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Ulumoo Ale Moves Ever Nearer to Prominent Role for Huskies

Portland State’s Andrew Van Buren, a stubby 6-foot, 240-pound running back, took the handoff, slammed in to the middle of the line and disappeared right into a mass of bodies.

On the game’s second play from scrimmage last weekend at Husky Stadium, the visiting rusher gained a solitary yard.

It had been only a minor thing, not worth pausing the action for grand ceremony or pulling the football from play to be positioned on a mantle somewhere, but University of Washington defensive tackle Ulumoo Ale made the tackle.

This is significant for two reasons: 1) the massive 6-foot-6, 340-pound junior, after undertaking a well-publicized position switch, received credit for his first collegiate tackle; and 2) per month earlier, as he lay face down and injured in Dempsey Indoor and required frantic medical assistance, the immediate thought he will be playing this year at all seemed rather stark at that time.

Yet there is Ale this last weekend, drawing more game snaps than in the opener, and he’s now seeking to contribute a lot more on Saturday afternoon once the Huskies (2-0) entertain the 11th-ranked Michigan State Spartans (2-0) in a nationally televised encounter at Husky Stadium.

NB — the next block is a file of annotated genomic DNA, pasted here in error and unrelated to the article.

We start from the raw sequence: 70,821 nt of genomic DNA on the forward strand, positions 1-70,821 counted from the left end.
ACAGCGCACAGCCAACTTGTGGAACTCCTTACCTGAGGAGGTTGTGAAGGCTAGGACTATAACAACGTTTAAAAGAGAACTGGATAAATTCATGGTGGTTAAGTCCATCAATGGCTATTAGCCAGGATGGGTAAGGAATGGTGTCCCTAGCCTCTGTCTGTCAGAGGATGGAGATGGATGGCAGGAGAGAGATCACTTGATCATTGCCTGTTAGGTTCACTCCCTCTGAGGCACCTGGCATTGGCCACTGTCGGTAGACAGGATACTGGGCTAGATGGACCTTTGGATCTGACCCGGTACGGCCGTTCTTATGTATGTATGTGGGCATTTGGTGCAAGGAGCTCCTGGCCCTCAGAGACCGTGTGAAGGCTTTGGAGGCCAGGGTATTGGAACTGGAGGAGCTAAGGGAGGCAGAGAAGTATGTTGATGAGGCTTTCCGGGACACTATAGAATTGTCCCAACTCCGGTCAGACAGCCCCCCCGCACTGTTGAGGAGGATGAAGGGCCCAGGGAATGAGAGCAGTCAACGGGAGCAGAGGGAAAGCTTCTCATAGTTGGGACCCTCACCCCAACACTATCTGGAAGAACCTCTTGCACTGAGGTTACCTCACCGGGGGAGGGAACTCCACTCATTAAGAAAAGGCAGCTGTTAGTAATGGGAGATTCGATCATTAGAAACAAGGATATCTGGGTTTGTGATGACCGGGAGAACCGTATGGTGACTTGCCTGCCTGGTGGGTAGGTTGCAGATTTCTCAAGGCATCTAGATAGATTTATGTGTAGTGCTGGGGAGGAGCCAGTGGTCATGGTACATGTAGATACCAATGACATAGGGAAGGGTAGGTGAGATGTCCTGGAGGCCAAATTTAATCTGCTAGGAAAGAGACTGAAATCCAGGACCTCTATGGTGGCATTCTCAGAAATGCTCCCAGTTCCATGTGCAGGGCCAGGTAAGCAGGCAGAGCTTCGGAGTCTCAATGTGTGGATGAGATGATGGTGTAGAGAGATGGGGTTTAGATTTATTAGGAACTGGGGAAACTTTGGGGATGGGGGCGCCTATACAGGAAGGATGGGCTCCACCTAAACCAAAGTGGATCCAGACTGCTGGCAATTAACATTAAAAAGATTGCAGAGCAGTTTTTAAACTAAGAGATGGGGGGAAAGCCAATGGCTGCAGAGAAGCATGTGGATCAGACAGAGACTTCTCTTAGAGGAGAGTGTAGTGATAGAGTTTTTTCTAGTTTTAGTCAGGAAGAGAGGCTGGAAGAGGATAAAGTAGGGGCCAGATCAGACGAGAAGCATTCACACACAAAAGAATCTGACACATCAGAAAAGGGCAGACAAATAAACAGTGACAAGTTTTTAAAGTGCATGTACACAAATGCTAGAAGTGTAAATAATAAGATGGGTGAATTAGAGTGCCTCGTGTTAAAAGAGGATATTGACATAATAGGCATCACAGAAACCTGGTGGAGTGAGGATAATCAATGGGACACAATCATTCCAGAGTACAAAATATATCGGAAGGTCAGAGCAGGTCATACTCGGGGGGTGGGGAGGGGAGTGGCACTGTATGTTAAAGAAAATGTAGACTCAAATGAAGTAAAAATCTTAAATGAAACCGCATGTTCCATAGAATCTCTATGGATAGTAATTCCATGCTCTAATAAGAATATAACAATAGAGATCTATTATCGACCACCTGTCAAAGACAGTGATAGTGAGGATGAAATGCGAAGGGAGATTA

Ale’s stat line over two outings after converting from the offensive line to the defensive line is really a modest one: he’s got that close-quarters tackle against Portland State and a fourth-quarter pass deflection against Kent State where he almost appeared to swallow the football whole.

“We feel great about him,” Husky co-defensive coordinator Chuck Morrell said. “He really began to pop out used where his movements and lateral agility were turning up again.”

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The Huskies have great hope that Ale ultimately can be a starter and have a prominent role on the defensive line, instead of just make spot appearances to spell others, and repeatedly turn off opposing runners such as for example Van Buren.

Ale shed considerable weight from 368 pounds in order to demonstrate his football mobility and satisfy defensive-line coach Inoke Breckterfield. He survived what appeared like a helmet-to-the-knee contusion that appeared much worse than it had been and forced him to be carted away to an exercise room in early August.

He played multiple series against Portland State as he gets nearer to regular Husky duty. The institution actually listed him on flash cards because the starter that day but he came off the bench. On Saturday, Ale might use Michigan State as his defensive coming-out party.

“We’re confident that it is time for him to essentially have the ability to step right into a larger role,” Morrell said. “We were just being cautious with [him] coming off the injury.”

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